Interview: John Francis Daley of ‘Bones’ Opens the CineYouth Festival in Chicago

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CHICAGO – The annual CineYouth Festival in Chicago opened on May 9th with a very special guest – John Francis Daley – who is an actor (“Bones,” “Freaks and Geeks”) screenwriter (“Horrible Bosses”) and director. The CineYouth Festival is May 9th-11th and is presented by the Chicago International Film Festival.

John Francis Daley was born in Wheeling, Illinois, but grew up backstage while his father, R.F. Daley, performed on Broadway. His first break came at nine years old when he joined the touring company in the stage version of “Tommy.” In 1999, he played the role of Sam Weir in the formidable cast of “Freaks and Geeks,” which included future stars James Franco, Seth Rogen and Jason Segal. After doing stints on “The Geena Davis Show” (2000-01) and “Kitchen Confidential” (2005-06), he landed the role of Dr. Lance Sweets on the long-running “Bones.”

John Francis Daley
John Francis Daly at the CineYouth Festival in Chicago, May 9th, 2013
Photo credit: Joe Arce of Starstruck Foto for

Daley has also directed a couple of notable short films, and is also known for co-writing – with his partner Jonathan Goldstein – screenplays for the films “Horrible Bosses (2011) and “The Incredible Burt Wonderstone” (2013). talked to John Francis Daley during a red carpet event at the opening of the CineYouth Festival, which presents short films by filmmakers who are under 21 years of age. The festival runs through Saturday, May 11th (details below the interview). ‘Freaks and Geeks’ seems to be your generation’s ‘St. Elsewhere,’ in that it featured so many future movie stars. What do you attribute to that atmosphere that seemed to launch so many careers?

John Francis Daley: It was a naturalistic style of acting, and a testament to the casting. That credit goes to casting director Allison Jones, and the show creators Judd Apatow and Paul Feig, who had a great eye for young talent. It was a combination of those things that made the show what it was. At what point in your early performing career did you know, that despite the odds and difficulties, that you would become an actor to make your living?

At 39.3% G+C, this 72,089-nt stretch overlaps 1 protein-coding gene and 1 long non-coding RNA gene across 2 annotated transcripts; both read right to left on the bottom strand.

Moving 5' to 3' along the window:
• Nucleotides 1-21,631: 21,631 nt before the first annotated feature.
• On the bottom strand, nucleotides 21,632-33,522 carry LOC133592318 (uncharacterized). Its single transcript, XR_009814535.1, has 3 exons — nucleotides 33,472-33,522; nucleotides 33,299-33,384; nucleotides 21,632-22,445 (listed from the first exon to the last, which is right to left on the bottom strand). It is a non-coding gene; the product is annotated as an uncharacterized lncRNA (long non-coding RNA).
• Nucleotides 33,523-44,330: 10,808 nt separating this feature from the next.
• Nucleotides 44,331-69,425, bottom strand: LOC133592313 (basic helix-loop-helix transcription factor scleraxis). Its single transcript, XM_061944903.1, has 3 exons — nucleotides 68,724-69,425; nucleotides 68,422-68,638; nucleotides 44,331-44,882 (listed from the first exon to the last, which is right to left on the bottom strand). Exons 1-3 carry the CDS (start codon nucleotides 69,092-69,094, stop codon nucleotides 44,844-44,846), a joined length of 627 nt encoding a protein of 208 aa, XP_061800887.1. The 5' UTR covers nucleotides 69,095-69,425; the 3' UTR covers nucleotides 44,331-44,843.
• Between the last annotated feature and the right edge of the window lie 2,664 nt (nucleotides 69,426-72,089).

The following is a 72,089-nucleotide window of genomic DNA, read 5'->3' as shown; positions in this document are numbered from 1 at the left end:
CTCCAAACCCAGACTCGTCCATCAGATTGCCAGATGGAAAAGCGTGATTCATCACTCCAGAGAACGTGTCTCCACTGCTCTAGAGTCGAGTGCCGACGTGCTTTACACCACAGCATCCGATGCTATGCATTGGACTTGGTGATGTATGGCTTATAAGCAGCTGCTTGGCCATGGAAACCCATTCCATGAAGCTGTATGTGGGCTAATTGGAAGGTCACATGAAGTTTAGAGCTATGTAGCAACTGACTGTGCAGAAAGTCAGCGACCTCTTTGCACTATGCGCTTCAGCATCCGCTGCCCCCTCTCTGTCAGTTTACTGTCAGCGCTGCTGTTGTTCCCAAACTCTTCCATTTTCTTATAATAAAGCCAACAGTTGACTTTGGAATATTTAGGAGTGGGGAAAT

Daley: It really was the only thing I wanted to do with my life – acting, writing and directing. It was an easy choice for me from the get go. And what was your first paying gig as an actor?

Daley: I was the young Tommy in the national touring company of the stage version of The Who’s ‘Tommy,’ the rock opera. I didn’t know who ‘The Who’ was when I began, since I was only nine years old, but quickly got on board. It was a great show, it was good to be a part of it. What do you attribute to the popularity of your long-running drama, ‘Bones’? Why do you think audiences continue to be fascinated with these type of shows?

John Francis Daley
Another view of John Francis Daley
Photo credit: Joe Arce of Starstruck Foto for

Daley: Procedurals are very appealing to a lot of people, there is a certain level of comfort in knowing a mystery will be solved by the end. ‘Bones’ does a good job of keeping it fresh and quirky, as opposed to some of the shows that just keep threading on the same territory. We push the envelope in certain ways, and the production team doesn’t take themselves that seriously with the show. Did you have any input when they cast your screenplay of ‘Horrible Bosses’?

Daley: No, we had a couple people in mind, but in no way were we that ambitious to think we’d get that kind of cast. It was far beyond our expectations. It was our first film to be produced, and to have that cast do it felt like a dream. As a director of a couple notable short films, did you do any tributes to other directors that you admire within those films?

Daley: Probably subconsciously. [laughs] I loved Steven Spielberg growing up, and a big fan currently of David Fincher and the Coen Brothers. Bits and pieces of all those styles rub off in my work. Finally, why is it important to you to support events like the CineYouth Festival?

Daley: This is where it all starts. I wish that I had a forum like this when I was a kid, at which people would have paid attention to my short films. It’s a testament to the faith in the film medium, and the fact that young people can get their start in festivals like this.

The CineYouth Festival is presented by the Chicago International Film Festival and Cinema/Chicago, running from May 9th-11th, 2013. Click here for details and information. senior staff writer Patrick McDonald

Senior Staff Writer

© 2013 Patrick McDonald,

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